OPEN almost any paper and you will read at least one editorial or comment piece slamming the financial sector. Of course, the banking industry has given its critics plenty of ammunition: HSBC failed to stop the laundering of billions of dollars of Latin American drug money; JP Morgan’s mammoth losses; the Libor scandal; mis-selling payment protection insurance. And that list doesn’t even include the industry’s role as one of the major players in one of the greatest financial crises of all time.
Across all classes and political spectrums, banker bashing appeals widely. Readers of the red top Sun enjoyed its top ten banker jokes yesterday, while both the left wing Guardian and the right wing Daily Telegraph have published their top banker gags for readers’ entertainment.
But this is nothing new. Bankers have been the brunt of jokes and criticisms for centuries. “If you steal $25 you’re a thief, if you steal $250,000 you’re an embezzler and if you steal $2.5m, you’re a financier.” This was written in The Nation magazine during America’s banking crisis of the 1930s. Just as today, bankers were increasingly viewed as rogues and crooks, and “banksters” were criticised for leading America into the Great Depression.
Has the scapegoating of the banking industry gone too far? In a word: yes. Most bankers are honest; there is nothing inherently wrong with finance; the recession was caused by a multiplicity of factors; and banks are vital to UK Plc.
A strong country needs a strong banking industry. Banks need to be financially secure to provide credit, which is the engine of growth. But a strong banking industry is not just required for a strong economy – it is also required for a country to be strong politically. History is littered with examples where national political power has been compromised by financial weakness.
At the outbreak of the First World War, America was heavily indebted to Europe. When war was announced, the US was threatened with financial ruin, as European countries, faced with the immense cost of the conflict, demanded the repayment of their loans. The dependence on foreign capital left America’s banking industry weak and exposed – a lesson that many modern politicians need to remember. More recently, in Autumn of last year, American money market funds withdrew their short-term deposits from Europe, which left the French banking system without an important source of funding.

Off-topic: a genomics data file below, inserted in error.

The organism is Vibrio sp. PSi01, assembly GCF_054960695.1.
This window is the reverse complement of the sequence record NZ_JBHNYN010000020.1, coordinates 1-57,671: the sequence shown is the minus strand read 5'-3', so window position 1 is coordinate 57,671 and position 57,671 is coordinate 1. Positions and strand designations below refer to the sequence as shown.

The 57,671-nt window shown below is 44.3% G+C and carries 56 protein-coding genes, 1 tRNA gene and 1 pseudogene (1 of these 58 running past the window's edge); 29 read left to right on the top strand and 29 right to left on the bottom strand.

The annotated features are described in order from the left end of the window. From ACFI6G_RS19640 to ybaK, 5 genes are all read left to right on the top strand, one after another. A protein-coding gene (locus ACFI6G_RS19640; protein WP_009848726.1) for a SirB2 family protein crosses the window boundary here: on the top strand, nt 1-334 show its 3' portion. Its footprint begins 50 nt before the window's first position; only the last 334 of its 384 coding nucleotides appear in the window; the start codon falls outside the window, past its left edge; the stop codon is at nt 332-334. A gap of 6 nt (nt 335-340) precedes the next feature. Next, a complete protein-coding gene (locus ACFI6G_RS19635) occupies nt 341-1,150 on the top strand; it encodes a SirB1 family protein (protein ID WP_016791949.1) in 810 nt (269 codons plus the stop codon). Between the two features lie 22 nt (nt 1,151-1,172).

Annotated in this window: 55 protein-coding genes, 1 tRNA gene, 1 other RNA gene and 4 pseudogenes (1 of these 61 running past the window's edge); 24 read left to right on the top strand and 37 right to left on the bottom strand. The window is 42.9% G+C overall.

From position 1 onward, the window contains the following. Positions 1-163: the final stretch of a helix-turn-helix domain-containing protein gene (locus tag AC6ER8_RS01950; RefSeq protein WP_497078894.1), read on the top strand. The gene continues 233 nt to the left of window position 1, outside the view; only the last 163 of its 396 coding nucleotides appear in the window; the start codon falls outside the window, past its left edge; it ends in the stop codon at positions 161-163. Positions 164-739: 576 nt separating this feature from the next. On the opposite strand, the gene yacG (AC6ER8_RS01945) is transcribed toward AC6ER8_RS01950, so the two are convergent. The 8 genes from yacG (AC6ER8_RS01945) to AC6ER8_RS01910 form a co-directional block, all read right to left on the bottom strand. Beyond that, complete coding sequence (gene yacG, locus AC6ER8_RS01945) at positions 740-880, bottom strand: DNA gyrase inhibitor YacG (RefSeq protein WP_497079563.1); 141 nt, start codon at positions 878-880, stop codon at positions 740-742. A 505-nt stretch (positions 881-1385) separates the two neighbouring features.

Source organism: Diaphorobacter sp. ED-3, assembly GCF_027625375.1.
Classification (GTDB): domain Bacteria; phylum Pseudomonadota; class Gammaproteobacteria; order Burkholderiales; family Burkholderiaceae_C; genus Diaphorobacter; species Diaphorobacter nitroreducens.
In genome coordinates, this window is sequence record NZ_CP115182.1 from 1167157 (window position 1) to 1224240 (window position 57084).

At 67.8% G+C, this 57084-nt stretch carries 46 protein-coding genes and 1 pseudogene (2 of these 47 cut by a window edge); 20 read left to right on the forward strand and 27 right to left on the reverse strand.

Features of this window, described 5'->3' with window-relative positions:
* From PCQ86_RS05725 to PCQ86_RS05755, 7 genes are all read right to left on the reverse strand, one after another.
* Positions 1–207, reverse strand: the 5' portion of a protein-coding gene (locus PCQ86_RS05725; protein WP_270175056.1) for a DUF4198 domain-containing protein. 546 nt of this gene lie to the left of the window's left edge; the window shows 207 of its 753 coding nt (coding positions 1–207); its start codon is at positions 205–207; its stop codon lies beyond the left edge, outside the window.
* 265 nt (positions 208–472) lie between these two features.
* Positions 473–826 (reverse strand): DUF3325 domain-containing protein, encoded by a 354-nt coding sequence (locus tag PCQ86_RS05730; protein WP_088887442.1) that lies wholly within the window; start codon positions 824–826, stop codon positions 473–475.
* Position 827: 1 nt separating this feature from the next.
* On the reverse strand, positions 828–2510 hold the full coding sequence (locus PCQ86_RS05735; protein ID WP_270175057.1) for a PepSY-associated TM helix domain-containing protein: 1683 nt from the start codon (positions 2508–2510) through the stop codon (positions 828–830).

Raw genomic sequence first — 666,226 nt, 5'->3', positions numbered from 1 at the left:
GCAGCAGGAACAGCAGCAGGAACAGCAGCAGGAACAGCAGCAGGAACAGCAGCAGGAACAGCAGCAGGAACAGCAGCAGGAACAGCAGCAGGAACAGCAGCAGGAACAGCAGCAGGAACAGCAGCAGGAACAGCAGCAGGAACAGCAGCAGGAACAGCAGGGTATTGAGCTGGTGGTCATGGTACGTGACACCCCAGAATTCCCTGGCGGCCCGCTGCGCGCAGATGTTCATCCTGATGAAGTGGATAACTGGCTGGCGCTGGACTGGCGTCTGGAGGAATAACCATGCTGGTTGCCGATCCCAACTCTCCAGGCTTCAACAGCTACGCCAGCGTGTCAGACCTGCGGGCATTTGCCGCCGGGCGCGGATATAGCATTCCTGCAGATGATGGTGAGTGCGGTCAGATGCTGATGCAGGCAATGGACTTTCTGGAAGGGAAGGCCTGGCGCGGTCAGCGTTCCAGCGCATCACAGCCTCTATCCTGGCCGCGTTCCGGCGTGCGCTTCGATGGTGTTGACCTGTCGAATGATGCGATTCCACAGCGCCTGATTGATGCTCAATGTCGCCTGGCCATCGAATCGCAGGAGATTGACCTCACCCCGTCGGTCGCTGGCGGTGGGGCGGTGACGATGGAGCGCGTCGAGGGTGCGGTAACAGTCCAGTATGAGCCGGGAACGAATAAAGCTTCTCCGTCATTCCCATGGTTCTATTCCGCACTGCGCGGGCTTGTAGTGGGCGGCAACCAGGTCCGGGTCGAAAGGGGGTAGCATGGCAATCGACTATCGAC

Banking is an industry built to take the position of a scapegoat. In the good times, everyone loves credit, as it enables us all to buy things – holiday homes, handbags and red-soled shoes – that we probably cannot afford. In the bad times, it is all too easy to blame the banks for lending us the money when we cannot pay it back.
Now is not a good time to force new regulation on banks – liquidity and capital rules – which only risks making the banking system weaker in the short term. Banks are already deleveraging, asset quality has gone through the floor, funding (except from the European Central Bank) is difficult, and many European banks are threatened with insolvency. Imposing new regulatory rules at this moment in time is not a great idea. What is needed is a grand plan to acknowledge the scale of the problem, recapitalise some banks and let some fail. Once this is achieved, new regulatory rules can be imposed. Imposing regulation without a plan to sort out the mess is like expecting the cart to lead the horse.
The European banking industry is teetering on the brink and its destruction could take us all into an economic abyss. In America, in the three years between 1930 and 1933, commercial bank credit contracted from $50bn to $30bn and a quarter of the country’s banks failed. National income had shrunk from $100bn to $55bn and a quarter of the workforce was unemployed. This is the terrifying damage that a banking meltdown can cause.
On 4 March 1933 Franklin D Roosevelt was sworn in as US President. One of his first acts, to try to stabilise the banking system, was to close every bank in the country until 14 March. We must hope, that here in Europe, we don’t experience a bank holiday of that kind.
Louise Cooper is a markets analyst at BGC Partners.